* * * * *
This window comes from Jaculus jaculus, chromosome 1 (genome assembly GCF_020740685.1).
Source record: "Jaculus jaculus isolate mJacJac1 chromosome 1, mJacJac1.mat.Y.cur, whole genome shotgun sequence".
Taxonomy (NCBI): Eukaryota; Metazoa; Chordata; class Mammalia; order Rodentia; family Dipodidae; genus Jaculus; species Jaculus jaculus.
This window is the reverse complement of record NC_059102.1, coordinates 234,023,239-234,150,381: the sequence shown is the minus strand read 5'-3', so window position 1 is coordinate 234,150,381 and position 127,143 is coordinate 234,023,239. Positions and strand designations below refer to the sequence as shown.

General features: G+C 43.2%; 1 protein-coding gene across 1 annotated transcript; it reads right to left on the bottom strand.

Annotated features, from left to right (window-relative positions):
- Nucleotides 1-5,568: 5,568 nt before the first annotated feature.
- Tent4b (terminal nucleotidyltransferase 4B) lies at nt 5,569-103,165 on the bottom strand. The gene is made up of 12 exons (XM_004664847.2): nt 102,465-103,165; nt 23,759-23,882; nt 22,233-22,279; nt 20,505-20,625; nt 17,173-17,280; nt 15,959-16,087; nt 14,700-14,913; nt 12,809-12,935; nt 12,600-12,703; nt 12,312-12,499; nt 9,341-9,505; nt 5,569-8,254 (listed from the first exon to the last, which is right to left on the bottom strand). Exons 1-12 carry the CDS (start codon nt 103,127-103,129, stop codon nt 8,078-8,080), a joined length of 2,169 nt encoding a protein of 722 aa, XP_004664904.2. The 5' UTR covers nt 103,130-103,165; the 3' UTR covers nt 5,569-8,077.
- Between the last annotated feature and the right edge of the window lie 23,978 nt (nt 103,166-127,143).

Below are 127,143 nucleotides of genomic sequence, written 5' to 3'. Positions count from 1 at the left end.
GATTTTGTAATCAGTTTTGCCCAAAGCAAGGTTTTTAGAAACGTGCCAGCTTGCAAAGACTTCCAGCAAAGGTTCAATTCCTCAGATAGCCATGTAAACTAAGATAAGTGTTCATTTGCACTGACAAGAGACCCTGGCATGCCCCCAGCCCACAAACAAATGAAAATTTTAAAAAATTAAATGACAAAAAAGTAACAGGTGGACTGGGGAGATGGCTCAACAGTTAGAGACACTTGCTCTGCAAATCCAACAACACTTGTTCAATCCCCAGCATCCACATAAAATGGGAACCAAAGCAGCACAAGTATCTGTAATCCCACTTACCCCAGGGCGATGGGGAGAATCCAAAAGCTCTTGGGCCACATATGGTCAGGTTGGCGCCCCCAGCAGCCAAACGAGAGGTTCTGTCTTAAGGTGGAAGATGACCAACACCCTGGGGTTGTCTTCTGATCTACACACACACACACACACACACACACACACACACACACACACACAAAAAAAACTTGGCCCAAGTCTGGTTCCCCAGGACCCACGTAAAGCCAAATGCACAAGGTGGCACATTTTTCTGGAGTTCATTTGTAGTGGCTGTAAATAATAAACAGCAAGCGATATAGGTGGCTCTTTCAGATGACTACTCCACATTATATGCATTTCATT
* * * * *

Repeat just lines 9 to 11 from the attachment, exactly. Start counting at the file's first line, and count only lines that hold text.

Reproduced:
- Between the last annotated feature and the right edge of the window lie 23,978 nt (nt 103,166-127,143).

Below are 127,143 nucleotides of genomic sequence, written 5' to 3'. Positions count from 1 at the left end.
GATTTTGTAATCAGTTTTGCCCAAAGCAAGGTTTTTAGAAACGTGCCAGCTTGCAAAGACTTCCAGCAAAGGTTCAATTCCTCAGATAGCCATGTAAACTAAGATAAGTGTTCATTTGCACTGACAAGAGACCCTGGCATGCCCCCAGCCCACAAACAAATGAAAATTTTAAAAAATTAAATGACAAAAAAGTAACAGGTGGACTGGGGAGATGGCTCAACAGTTAGAGACACTTGCTCTGCAAATCCAACAACACTTGTTCAATCCCCAGCATCCACATAAAATGGGAACCAAAGCAGCACAAGTATCTGTAATCCCACTTACCCCAGGGCGATGGGGAGAATCCAAAAGCTCTTGGGCCACATATGGTCAGGTTGGCGCCCCCAGCAGCCAAACGAGAGGTTCTGTCTTAAGGTGGAAGATGACCAACACCCTGGGGTTGTCTTCTGATCTACACACACACACACACACACACACACACACACACACACACACACAAAAAAAACTTGGCCCAAGTCTGGTTCCCCAGGACCCACGTAAAGCCAAATGCACAAGGTGGCACATTTTTCTGGAGTTCATTTGTAGTGGCTGTAAATAATAAACAGCAAGCGATATAGGTGGCTCTTTCAGATGACTACTCCACATTATATGCATTTCATT